One of the few duds of the night was the dirge-like “Short Haired Woman Blues” by The Dave Rawlings Machine. In its defense, the crowd loved it. I also could have done without the rather flat “My Cousin Greg” by Houndmouth.

On the other hand, Ricky Skaggs, Ry Cooder and The Whites were hair raising and electrifying on the gospel classic “Over in the Glory Land.” At age 84, papa Buck White was smokin’ on the 88’s alongside such aces and Skaggs and Cooder. I love him.

“He is the most awesome mandolin player on the planet,” said award presenter Cooder. “I’m so thankful,” said Skaggs. “The Lord has put so many great people in my life, all my life. I’m so blessed. I could not be the musician that I am and the man that I’ve become without my wife of 34 years, Sharon White.”

Rodney Crowell presented the Trailblazer Award to Don Henley. “I am proud to be among you,” said Henley. “I am so honored to be in this hallowed house tonight. It’s been an honor and a privilege to record in this town these past several years. And I hope to do more.”

Ry Cooder and Ricky Skaggs.

Ricky Skaggs is honored with the Lifetime Achievement Award as an instrumentalist, presented by Ry Cooder.

He dedicated the new “Praying for Rain” to America’s small family farmers and to the westerners suffering from wildfires. Molly Felder of Swan Dive sang backup, as she does on Henley’s forthcoming Cass County CD on which the tune appears.

“Thank you for even having such a thing,” said Buffy Sainte-Marie when being presented with the Free Speech award from Ken Paulson and Steppenwolf’s John Kay. “I’ve had a great life,” including an Oscar for writing “Up Where We Belong” and several seasons on Sesame Street. She sang the eternally relevant “Universal Soldier.”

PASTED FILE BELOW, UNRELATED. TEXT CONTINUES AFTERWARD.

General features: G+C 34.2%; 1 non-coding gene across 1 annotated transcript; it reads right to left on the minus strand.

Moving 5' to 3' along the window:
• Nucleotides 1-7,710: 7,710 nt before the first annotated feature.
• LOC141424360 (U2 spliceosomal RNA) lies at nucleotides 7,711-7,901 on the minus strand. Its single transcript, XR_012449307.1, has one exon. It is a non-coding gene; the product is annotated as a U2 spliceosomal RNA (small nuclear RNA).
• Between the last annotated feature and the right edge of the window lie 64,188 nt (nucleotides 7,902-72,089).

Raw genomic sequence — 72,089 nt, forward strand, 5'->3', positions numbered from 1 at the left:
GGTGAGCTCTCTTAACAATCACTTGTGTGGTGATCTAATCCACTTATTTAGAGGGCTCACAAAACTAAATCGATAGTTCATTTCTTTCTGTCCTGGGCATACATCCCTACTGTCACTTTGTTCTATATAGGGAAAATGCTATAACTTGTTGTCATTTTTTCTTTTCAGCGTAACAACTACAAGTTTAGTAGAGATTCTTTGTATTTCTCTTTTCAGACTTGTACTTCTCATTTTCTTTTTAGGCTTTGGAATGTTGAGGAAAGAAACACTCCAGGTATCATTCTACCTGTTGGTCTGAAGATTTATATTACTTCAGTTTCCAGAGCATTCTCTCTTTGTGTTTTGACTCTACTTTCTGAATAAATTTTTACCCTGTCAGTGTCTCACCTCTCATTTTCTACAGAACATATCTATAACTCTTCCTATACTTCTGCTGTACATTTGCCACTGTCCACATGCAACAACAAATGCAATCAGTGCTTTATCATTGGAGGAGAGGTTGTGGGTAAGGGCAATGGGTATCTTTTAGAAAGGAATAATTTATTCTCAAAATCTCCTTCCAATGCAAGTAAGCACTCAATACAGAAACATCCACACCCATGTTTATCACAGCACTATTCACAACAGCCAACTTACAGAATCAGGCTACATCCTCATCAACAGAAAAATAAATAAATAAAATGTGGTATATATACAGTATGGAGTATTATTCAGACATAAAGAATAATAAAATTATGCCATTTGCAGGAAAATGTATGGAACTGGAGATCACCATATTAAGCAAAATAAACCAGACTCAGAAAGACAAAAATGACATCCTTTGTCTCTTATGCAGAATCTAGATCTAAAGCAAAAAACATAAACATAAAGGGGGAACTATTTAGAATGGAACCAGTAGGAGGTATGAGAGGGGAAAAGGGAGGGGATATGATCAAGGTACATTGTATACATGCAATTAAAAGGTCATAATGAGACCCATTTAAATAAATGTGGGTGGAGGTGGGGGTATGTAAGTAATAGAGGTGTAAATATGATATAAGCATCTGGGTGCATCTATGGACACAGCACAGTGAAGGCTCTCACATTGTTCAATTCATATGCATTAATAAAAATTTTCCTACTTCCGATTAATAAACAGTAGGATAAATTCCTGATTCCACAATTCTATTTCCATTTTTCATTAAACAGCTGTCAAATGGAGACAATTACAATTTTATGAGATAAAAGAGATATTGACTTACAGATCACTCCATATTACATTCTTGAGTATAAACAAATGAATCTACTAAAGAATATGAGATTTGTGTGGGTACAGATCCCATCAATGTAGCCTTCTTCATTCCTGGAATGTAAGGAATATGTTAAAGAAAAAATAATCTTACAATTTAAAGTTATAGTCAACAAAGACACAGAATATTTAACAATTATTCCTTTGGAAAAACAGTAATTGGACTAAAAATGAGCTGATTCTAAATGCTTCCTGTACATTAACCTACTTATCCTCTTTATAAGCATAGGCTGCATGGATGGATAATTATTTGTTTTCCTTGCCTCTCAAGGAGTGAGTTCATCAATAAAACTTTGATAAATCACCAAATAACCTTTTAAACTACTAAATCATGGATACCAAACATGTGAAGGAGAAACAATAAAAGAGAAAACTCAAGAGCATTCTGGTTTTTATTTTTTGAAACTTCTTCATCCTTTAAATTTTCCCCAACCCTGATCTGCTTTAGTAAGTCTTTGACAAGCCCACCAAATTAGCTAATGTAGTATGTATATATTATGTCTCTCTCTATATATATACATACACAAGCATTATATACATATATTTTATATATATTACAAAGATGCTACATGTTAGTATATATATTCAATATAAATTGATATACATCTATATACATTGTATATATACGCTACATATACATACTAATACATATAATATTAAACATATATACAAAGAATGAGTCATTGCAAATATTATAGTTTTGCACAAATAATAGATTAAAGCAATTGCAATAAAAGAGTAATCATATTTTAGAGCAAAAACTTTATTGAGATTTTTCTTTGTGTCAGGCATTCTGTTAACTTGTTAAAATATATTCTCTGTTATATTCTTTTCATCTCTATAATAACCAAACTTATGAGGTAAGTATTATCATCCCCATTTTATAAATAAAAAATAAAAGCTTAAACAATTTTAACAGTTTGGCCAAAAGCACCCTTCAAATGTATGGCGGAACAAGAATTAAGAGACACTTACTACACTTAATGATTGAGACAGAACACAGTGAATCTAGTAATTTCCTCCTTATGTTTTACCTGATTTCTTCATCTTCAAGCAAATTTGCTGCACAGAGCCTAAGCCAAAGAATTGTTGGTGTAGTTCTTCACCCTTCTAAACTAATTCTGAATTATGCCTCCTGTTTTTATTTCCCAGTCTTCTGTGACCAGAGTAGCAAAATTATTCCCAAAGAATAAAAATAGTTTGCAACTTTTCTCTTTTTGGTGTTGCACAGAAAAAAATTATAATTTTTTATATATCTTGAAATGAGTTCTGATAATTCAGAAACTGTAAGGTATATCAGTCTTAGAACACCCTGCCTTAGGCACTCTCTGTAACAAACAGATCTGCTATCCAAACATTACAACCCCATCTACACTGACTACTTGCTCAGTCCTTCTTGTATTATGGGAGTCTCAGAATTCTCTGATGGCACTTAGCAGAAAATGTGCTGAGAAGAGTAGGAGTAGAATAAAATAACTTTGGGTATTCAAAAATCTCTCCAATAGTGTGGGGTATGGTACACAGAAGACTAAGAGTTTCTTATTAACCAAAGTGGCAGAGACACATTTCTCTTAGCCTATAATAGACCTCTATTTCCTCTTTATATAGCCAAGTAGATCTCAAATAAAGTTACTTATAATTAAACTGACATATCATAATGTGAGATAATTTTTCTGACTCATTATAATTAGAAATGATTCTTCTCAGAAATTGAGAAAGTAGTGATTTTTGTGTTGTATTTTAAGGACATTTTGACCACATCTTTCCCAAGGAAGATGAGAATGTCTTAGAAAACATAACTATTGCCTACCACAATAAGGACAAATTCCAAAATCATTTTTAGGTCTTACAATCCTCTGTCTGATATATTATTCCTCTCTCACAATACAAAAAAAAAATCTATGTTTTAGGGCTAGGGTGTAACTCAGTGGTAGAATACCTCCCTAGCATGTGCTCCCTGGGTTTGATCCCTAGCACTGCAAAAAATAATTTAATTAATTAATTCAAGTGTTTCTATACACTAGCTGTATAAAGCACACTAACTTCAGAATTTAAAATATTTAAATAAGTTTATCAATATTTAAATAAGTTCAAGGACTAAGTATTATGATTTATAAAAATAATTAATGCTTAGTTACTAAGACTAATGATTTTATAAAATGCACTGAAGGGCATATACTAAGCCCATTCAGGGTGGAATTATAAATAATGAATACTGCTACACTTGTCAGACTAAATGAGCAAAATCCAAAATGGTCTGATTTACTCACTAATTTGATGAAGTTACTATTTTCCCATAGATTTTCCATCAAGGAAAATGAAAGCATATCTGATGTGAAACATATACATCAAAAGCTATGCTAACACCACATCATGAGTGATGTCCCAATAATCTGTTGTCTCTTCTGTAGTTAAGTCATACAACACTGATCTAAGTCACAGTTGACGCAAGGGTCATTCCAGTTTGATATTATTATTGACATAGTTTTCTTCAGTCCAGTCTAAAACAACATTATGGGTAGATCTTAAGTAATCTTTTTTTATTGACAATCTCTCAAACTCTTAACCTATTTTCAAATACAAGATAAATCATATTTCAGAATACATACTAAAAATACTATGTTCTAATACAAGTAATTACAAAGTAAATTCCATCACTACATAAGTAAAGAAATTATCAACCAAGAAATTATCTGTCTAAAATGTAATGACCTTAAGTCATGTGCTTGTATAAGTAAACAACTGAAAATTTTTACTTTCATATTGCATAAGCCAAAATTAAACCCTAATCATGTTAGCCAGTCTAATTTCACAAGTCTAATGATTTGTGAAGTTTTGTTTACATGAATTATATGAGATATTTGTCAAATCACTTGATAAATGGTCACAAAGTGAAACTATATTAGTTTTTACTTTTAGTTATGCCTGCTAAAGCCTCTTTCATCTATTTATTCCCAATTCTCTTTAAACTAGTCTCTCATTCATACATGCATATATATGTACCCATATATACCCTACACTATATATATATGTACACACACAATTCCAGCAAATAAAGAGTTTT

The event’s finale was a rousing, rocking, celebratory rendition of “One Night, One Time in America,” an old Los Lobos favorite.

Presenters included Rosanne Cash, Mary Gauthier, Mike Farris, The Milk Carton Kids, new Nashvillian Robyn Hitchcock, Sean & Sara Watkins, Jed Hilly, Rob Bleetstein and Jon Grimson.

Working the room were such fabulons as Jon Freeman, John Lomax III, Jon Bream, Jewly Hight, James Burton, Geoff Himes, Jeremy Tepper, Jim Casey, Barry Mazor, Larry Nager, Tony Brown, Al Moss, Lucas Hendrickson, Craig Havighurst (who wrote the program bios), Luther Dickenson, Manuel, Dana Strong, Webb Wilder, Peter Cooper, Tamsin Austin (isn’t that a great name: she books country acts into performing arts centers and festivals in the U.K.), Tom Roland, Pat Embry, Doug Howard, Holly George Warren, Elijah Wald, Kristi Rose, Bullethead, Steve Lowry, Sherod Robertson and Eric Parker.

The awards were the kick-off event of the AmericanaFest. More than 200 artists of the genre will be showcasing over the next four days at 3rd & Lindsley, The High Watt, The 5 Spot, The Basement, The Basement East, The Cannery Ballroom, City Winery, The Listening Room, Mercy Lounge, The Station Inn and Third Man Records.